Family meals can promote healthy eating habits in children

Home food environment and parental attitudes can have an impact on the fruit and vegetable intake of the children. A recent study published in the British Medical Journal’s Journal of Epidemiology and Community Health has found that having a family meal together regularly helps the children to achieve the recommended rate of fruits and vegetables.

For the study, the researchers analyzed the food eating habits of 2383 children attending 52 primary schools in London. The mean age of the children was 8.3 years. The diet of the children was assessed using the Child and Diet Evaluation Tool (CADET).The tool included questionnaires which were divided into School Food Diaries and Home Food Diaries.

It was observed, on an average, children consumed 293 grams of fruits and vegetables each day. However, those children who always ate with their family were likely to consume 125 grams of fruits and vegetables more. Even when the children ate family meals together only once or twice a week, their intake of fruits and vegetables was increased by 95 grams.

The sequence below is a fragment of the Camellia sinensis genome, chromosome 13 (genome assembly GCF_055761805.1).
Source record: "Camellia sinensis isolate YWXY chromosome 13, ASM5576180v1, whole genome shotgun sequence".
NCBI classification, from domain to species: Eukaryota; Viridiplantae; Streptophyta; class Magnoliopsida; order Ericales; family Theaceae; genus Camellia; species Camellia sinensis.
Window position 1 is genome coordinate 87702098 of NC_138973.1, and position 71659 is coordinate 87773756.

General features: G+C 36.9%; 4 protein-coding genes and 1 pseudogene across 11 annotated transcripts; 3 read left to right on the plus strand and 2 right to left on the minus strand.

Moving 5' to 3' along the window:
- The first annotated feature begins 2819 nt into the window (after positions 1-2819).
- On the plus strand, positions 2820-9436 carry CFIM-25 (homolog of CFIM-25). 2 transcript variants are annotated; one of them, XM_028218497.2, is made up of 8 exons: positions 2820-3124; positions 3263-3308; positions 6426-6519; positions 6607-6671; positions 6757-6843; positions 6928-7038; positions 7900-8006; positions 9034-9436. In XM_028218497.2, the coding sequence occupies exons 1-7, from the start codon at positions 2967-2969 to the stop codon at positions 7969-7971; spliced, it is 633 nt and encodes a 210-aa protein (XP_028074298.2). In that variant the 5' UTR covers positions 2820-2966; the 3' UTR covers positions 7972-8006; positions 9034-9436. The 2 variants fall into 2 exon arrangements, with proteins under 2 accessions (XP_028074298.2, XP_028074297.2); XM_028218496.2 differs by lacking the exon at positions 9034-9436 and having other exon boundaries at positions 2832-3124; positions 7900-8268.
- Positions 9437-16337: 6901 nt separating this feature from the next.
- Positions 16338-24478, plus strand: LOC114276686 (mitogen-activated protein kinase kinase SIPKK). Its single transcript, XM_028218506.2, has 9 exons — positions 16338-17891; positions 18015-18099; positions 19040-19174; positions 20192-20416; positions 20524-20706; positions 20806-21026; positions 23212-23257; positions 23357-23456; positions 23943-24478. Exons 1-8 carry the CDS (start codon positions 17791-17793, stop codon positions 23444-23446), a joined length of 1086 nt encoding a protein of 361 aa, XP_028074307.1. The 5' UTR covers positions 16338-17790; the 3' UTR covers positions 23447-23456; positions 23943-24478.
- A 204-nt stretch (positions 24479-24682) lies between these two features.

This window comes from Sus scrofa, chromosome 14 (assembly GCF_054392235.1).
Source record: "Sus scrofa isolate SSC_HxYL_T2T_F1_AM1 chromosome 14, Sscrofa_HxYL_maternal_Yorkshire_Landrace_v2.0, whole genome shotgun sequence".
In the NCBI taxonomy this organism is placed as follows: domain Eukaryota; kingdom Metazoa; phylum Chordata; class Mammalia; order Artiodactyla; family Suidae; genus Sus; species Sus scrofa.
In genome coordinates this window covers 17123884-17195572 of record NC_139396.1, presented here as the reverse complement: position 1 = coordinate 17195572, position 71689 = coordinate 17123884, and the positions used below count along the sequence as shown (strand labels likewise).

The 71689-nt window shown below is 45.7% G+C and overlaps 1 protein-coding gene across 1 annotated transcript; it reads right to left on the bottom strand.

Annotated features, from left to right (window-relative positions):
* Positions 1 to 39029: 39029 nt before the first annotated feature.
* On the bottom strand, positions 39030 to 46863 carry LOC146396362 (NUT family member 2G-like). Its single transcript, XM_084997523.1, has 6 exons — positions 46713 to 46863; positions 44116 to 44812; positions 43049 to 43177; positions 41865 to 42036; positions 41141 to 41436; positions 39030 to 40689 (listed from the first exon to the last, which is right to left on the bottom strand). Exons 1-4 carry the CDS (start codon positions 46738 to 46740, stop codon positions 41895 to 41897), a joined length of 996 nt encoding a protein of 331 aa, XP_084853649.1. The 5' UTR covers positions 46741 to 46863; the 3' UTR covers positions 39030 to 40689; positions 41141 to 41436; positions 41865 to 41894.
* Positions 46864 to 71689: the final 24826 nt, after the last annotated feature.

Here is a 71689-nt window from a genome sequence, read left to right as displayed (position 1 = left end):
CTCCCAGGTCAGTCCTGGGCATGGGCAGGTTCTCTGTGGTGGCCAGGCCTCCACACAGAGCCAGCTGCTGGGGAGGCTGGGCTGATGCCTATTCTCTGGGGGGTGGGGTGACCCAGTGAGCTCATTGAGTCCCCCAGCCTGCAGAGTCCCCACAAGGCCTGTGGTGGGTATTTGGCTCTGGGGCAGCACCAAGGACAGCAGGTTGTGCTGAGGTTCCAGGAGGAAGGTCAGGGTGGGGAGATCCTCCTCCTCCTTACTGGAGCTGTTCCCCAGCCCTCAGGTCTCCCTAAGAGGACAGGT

The fruit and vegetable consumption of those children, who saw their parents eating fruits and vegetables regularly, was higher (80 grams more) compared to those children whose parents didn’t eat them. Similarly, there was an increase in the intake of fruits and vegetables by 44 grams when families regularly cut them for their children.

According to Professor Janet Cade from the University's School of Food Science and Nutrition, who was the lead author of the study, children learn a lot from their adults and siblings while observing them during a family meal. This goes a long way in the development of their food habits and preferences. The World Health Organization recommends that children should consume five portions of fruits and vegetables (400 grams) per day. However, almost 63% of the children fail to meet these recommendations.

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Date: 
Thursday, December 20, 2012
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